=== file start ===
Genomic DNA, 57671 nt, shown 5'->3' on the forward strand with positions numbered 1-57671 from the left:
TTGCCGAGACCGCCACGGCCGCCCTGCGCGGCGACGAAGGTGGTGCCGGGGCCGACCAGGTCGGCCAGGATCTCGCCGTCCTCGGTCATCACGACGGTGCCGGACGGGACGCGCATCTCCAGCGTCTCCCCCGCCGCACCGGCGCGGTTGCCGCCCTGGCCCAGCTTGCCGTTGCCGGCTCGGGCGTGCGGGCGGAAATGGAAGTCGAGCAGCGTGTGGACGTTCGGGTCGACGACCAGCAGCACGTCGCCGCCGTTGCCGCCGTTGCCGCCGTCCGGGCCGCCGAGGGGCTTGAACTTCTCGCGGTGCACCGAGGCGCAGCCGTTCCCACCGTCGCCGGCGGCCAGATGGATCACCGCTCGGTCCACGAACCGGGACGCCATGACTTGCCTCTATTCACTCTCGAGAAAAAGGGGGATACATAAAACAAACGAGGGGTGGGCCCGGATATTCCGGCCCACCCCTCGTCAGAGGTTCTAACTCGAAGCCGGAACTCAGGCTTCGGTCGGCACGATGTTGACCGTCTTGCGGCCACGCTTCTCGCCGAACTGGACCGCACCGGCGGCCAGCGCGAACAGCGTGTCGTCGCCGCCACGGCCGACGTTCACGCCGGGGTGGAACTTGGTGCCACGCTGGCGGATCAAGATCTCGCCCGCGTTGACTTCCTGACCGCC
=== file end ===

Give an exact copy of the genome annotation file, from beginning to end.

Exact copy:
Genomic DNA, 57671 nt, shown 5'->3' on the forward strand with positions numbered 1-57671 from the left:
TTGCCGAGACCGCCACGGCCGCCCTGCGCGGCGACGAAGGTGGTGCCGGGGCCGACCAGGTCGGCCAGGATCTCGCCGTCCTCGGTCATCACGACGGTGCCGGACGGGACGCGCATCTCCAGCGTCTCCCCCGCCGCACCGGCGCGGTTGCCGCCCTGGCCCAGCTTGCCGTTGCCGGCTCGGGCGTGCGGGCGGAAATGGAAGTCGAGCAGCGTGTGGACGTTCGGGTCGACGACCAGCAGCACGTCGCCGCCGTTGCCGCCGTTGCCGCCGTCCGGGCCGCCGAGGGGCTTGAACTTCTCGCGGTGCACCGAGGCGCAGCCGTTCCCACCGTCGCCGGCGGCCAGATGGATCACCGCTCGGTCCACGAACCGGGACGCCATGACTTGCCTCTATTCACTCTCGAGAAAAAGGGGGATACATAAAACAAACGAGGGGTGGGCCCGGATATTCCGGCCCACCCCTCGTCAGAGGTTCTAACTCGAAGCCGGAACTCAGGCTTCGGTCGGCACGATGTTGACCGTCTTGCGGCCACGCTTCTCGCCGAACTGGACCGCACCGGCGGCCAGCGCGAACAGCGTGTCGTCGCCGCCACGGCCGACGTTCACGCCGGGGTGGAACTTGGTGCCACGCTGGCGGATCAAGATCTCGCCCGCGTTGACTTCCTGACCGCC